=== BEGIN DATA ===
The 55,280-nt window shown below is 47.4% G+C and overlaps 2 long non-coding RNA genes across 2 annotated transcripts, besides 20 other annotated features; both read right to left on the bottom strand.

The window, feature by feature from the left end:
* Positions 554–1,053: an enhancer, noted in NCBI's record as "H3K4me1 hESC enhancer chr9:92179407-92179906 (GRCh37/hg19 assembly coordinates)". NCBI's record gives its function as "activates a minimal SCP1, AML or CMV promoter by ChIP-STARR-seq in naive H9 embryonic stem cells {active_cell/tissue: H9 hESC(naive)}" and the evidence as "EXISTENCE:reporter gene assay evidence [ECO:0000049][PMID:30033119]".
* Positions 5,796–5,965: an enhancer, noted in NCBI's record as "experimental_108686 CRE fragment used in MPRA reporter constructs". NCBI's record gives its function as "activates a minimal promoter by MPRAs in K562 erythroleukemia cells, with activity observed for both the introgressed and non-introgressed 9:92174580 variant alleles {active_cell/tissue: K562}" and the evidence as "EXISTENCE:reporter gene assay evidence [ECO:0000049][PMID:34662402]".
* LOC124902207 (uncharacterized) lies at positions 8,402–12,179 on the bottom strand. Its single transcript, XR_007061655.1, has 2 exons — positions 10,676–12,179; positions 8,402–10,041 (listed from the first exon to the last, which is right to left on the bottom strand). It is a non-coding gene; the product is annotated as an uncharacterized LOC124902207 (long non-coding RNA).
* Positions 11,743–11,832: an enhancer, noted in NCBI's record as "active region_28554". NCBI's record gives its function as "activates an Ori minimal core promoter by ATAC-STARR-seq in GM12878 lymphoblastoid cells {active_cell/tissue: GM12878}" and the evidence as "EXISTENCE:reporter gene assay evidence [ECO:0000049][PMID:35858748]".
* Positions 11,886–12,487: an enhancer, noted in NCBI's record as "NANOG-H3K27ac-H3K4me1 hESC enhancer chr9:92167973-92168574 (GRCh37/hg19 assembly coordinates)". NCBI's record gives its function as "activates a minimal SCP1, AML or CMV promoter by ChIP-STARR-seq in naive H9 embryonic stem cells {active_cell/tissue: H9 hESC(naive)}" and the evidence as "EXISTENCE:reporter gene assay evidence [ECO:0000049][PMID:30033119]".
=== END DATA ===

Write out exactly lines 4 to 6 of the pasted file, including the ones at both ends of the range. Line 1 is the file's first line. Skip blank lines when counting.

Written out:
* Positions 5,796–5,965: an enhancer, noted in NCBI's record as "experimental_108686 CRE fragment used in MPRA reporter constructs". NCBI's record gives its function as "activates a minimal promoter by MPRAs in K562 erythroleukemia cells, with activity observed for both the introgressed and non-introgressed 9:92174580 variant alleles {active_cell/tissue: K562}" and the evidence as "EXISTENCE:reporter gene assay evidence [ECO:0000049][PMID:34662402]".
* LOC124902207 (uncharacterized) lies at positions 8,402–12,179 on the bottom strand. Its single transcript, XR_007061655.1, has 2 exons — positions 10,676–12,179; positions 8,402–10,041 (listed from the first exon to the last, which is right to left on the bottom strand). It is a non-coding gene; the product is annotated as an uncharacterized LOC124902207 (long non-coding RNA).
* Positions 11,743–11,832: an enhancer, noted in NCBI's record as "active region_28554". NCBI's record gives its function as "activates an Ori minimal core promoter by ATAC-STARR-seq in GM12878 lymphoblastoid cells {active_cell/tissue: GM12878}" and the evidence as "EXISTENCE:reporter gene assay evidence [ECO:0000049][PMID:35858748]".